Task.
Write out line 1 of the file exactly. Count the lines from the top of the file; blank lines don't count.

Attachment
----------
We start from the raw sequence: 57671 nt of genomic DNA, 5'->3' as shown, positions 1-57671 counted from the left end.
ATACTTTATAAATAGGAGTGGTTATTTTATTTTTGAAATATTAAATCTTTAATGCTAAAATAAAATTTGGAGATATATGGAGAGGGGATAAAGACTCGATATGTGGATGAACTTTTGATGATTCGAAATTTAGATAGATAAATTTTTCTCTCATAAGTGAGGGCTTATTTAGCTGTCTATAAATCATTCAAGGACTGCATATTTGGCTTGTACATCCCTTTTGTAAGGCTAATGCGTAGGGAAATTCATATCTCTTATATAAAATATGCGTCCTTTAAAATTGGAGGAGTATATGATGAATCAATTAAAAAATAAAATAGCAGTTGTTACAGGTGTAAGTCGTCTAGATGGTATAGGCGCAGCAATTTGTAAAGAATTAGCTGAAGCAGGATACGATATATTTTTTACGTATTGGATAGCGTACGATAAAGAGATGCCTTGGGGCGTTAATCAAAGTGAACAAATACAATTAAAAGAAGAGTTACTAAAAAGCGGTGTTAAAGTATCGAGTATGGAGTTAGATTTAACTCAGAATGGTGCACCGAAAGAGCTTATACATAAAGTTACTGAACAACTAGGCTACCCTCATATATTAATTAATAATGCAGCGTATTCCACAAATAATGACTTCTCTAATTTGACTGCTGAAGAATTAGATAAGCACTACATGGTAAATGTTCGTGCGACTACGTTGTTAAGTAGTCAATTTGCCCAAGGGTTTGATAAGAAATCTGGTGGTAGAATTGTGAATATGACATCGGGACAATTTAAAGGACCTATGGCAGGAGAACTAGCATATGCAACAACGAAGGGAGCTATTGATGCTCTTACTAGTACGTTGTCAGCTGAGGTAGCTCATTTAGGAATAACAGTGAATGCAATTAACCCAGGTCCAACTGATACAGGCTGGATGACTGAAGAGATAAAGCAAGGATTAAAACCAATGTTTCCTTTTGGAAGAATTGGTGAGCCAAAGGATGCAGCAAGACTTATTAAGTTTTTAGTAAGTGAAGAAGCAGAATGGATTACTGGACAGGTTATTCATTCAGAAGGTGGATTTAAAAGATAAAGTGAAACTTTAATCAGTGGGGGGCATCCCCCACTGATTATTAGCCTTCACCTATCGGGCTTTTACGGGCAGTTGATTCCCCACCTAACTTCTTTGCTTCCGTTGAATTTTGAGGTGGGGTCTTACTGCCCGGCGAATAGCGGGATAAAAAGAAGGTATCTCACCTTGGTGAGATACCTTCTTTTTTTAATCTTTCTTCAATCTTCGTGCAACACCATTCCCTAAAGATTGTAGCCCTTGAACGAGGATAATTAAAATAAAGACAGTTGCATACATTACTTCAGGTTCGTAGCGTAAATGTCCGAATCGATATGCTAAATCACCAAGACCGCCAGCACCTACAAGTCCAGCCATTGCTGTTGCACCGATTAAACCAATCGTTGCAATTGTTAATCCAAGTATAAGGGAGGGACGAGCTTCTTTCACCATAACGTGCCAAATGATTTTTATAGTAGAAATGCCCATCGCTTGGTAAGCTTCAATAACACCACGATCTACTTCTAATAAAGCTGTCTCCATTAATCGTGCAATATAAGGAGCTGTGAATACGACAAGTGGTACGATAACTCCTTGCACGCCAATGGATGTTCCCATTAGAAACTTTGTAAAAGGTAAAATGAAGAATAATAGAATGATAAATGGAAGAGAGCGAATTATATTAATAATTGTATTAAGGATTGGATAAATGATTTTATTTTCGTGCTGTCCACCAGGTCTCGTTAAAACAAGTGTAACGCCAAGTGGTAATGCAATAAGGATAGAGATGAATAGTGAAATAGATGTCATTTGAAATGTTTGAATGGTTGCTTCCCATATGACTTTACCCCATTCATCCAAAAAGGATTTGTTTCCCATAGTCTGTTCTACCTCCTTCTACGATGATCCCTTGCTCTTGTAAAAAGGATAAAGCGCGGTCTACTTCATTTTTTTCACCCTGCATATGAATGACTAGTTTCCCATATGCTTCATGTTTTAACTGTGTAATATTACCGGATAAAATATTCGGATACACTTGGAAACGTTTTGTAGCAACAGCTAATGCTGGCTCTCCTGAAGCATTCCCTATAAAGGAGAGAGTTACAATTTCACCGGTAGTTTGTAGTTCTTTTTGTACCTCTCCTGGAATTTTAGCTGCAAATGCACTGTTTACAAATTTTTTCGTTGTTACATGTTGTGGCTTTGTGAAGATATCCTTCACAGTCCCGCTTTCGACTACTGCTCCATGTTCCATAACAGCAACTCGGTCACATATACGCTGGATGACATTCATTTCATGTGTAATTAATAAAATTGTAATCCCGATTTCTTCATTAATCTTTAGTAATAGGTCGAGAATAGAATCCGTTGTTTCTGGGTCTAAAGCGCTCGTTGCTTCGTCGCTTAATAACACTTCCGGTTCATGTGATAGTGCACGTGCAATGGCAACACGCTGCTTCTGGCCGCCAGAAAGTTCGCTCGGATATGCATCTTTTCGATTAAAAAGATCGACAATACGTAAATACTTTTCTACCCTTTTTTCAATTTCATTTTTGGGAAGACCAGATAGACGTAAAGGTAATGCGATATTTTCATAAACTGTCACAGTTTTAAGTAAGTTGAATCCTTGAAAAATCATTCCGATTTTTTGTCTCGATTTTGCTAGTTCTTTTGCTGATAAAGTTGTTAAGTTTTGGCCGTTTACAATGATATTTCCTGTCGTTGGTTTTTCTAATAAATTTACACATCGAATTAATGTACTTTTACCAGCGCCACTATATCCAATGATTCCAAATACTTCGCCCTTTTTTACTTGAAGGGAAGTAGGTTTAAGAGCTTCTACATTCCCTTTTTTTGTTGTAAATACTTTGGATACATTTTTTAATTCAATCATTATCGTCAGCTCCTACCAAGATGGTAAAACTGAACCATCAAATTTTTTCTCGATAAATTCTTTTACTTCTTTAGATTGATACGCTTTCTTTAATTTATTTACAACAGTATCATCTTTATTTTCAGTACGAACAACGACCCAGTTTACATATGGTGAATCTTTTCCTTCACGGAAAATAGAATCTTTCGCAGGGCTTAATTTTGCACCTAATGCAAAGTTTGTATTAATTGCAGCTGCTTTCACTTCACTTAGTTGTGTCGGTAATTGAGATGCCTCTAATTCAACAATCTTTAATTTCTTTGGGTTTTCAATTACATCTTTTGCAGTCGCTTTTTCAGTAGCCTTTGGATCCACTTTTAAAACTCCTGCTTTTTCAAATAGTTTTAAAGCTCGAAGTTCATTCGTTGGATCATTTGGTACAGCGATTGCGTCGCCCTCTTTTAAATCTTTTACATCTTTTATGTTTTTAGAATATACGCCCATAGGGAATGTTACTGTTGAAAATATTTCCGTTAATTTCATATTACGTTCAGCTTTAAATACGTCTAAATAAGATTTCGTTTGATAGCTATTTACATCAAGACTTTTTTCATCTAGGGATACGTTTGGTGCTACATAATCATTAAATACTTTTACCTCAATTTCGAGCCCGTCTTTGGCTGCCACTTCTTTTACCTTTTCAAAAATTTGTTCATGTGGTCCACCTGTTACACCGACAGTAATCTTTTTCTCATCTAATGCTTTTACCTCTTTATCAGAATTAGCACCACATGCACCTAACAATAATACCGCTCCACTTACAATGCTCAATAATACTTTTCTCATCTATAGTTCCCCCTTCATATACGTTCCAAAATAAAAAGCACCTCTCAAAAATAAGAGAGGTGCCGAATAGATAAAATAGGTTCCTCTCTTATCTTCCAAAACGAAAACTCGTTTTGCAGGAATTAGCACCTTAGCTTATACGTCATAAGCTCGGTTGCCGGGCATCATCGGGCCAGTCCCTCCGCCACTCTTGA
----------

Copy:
We start from the raw sequence: 57671 nt of genomic DNA, 5'->3' as shown, positions 1-57671 counted from the left end.